Warp Framework is a cross-platform theme framework capable of being used to build a variety of different themes for WordPress, and Joomla, if you please. It uses a module layout builder designed to simplify and streamline your development workflow.
TemplateToaster is a theme framework compatible with a number of different content management systems. It works in the backend of WordPress, allowing you to control headers, footers, content, sidebars, colors and more.
ZOOM Framework is another theme framework that works in the backend of WordPress. It allows you to import demo content, and it’s compatible with a number of different themes offered by WPZOOM.
Canvas is a theme framework designed by WooThemes for WooCommerce. It’s child-theme friendly and allows you to customize a variety of different options, including fonts, layouts, portfolios, custom widgets and more.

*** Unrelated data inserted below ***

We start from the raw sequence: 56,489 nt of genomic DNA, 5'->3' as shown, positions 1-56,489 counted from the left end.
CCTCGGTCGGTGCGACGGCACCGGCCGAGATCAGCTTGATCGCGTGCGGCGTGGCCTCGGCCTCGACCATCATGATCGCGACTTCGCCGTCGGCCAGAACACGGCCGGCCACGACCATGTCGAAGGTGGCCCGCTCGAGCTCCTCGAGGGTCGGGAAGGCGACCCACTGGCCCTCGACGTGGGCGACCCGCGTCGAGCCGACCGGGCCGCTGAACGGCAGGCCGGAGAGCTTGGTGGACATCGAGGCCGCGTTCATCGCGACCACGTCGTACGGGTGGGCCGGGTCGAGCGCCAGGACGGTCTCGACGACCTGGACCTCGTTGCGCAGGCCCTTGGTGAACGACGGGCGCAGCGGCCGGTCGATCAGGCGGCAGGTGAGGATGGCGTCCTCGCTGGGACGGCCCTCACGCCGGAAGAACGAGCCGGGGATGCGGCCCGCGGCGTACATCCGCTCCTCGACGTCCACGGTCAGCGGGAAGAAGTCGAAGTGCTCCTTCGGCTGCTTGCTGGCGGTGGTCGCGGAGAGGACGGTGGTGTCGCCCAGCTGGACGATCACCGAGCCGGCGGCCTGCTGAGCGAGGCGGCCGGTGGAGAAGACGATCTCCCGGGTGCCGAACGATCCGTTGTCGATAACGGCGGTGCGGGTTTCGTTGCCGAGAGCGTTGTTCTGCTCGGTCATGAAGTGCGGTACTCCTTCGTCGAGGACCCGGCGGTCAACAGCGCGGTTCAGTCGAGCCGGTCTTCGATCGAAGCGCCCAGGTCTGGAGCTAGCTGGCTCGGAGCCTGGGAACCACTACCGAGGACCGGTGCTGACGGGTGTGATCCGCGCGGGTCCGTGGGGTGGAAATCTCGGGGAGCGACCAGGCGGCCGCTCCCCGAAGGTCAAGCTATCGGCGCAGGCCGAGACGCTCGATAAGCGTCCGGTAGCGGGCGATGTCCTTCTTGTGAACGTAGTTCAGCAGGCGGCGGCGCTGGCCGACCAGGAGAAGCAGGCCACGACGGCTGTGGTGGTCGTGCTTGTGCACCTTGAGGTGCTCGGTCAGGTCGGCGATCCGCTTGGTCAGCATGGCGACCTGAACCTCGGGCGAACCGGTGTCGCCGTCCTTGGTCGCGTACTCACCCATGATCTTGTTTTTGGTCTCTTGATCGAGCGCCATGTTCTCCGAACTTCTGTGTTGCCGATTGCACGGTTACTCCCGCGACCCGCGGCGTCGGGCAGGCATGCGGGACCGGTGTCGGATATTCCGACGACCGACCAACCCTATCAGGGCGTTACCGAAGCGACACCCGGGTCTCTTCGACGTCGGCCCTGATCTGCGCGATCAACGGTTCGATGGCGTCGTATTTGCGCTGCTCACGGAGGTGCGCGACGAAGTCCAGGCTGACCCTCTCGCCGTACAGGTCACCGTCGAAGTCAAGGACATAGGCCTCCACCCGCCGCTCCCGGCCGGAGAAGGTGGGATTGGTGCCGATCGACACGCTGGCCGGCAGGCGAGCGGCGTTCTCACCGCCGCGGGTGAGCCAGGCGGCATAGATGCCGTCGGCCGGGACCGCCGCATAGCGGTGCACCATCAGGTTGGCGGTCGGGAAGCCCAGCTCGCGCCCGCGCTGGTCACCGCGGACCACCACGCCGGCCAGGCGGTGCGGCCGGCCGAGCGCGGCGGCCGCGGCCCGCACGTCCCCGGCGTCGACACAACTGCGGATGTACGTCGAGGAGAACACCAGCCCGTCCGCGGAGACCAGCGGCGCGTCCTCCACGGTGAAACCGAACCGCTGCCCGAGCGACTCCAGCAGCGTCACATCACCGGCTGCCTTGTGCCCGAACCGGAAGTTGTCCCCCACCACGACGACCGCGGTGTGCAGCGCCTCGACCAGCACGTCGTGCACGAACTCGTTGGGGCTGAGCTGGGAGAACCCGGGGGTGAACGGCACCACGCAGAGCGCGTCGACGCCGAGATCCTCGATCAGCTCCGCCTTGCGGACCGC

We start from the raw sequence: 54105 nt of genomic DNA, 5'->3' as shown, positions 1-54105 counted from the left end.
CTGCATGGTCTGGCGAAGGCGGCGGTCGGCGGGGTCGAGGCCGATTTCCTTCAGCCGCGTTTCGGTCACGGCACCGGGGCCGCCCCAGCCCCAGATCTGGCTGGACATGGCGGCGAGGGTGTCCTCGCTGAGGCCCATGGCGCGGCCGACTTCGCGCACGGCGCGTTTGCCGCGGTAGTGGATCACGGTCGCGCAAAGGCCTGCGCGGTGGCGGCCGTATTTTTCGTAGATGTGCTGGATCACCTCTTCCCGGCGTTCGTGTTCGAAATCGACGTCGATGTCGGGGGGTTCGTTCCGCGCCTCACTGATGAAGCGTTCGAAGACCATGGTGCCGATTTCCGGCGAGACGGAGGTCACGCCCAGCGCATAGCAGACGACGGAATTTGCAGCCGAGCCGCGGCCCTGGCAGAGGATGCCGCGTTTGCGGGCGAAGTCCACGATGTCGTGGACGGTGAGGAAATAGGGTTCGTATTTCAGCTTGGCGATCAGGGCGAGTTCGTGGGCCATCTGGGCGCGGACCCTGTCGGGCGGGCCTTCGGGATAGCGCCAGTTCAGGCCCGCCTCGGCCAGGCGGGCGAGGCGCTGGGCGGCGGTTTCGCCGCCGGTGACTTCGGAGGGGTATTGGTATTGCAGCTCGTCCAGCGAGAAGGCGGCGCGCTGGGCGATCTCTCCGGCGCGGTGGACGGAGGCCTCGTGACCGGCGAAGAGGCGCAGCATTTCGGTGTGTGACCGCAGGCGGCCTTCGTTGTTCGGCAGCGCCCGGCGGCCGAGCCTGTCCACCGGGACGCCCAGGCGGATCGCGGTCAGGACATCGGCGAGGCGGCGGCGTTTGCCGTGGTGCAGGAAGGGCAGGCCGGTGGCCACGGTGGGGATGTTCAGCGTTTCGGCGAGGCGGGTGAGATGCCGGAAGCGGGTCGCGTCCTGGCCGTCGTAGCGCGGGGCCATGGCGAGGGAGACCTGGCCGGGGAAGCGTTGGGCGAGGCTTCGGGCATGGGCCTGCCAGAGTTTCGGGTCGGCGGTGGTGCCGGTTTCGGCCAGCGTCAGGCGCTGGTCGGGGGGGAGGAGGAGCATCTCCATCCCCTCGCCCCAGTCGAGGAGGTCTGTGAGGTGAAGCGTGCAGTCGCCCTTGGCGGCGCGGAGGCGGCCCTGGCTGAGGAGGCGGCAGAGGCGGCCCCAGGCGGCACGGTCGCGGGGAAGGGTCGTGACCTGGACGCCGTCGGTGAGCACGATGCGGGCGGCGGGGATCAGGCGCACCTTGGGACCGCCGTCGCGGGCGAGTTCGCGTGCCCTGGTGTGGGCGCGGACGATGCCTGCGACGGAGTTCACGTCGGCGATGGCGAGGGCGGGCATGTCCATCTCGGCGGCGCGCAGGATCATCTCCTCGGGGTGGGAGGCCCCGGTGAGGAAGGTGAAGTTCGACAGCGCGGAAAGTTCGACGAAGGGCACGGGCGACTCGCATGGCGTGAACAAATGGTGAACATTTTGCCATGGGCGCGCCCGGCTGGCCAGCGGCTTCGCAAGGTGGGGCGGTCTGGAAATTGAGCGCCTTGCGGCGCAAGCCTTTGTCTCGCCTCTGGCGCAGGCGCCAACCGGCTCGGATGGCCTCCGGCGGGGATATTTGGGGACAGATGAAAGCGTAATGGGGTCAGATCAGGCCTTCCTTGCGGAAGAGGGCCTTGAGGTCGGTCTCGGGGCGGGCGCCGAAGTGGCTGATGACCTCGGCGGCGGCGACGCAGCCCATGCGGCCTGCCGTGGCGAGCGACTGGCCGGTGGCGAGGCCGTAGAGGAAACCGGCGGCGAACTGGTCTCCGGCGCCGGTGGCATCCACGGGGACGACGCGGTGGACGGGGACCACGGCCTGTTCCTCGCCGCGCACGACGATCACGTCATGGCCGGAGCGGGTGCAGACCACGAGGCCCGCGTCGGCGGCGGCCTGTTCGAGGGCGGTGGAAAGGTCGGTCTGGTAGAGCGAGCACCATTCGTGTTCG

Headway Themes is a theme framework that comes with a drag-and-drop layout builder you can use to design your very own themes. Templates can be loaded in an instant, and changes can be made quickly.
Divi is a theme powered by a drag-and-drop page builder plugin called the Divi Builder. It’s one of those frameworks any user can use as it comes with pre-made content you can import and a drag-and-drop/”click-and-type” interface.
Avada is another theme framework powered by a page builder plugin. This one’s called the Fusion Builder, a live drag-and-drop editor you can use on the frontend of your website. This theme also comes with over 50 demos you can import to speed up the development process.
PageLines is a theme framework that simplifies the development process for WordPress. You design your site with a drag-and-drop layout builder and edit it with simple point-and-click operations.
The Beaver Builder framework is a theme powered by the built-in Beaver Builder page builder. It allows you to drag-and-drop different modules throughout your design and edit them with a few simple clicks.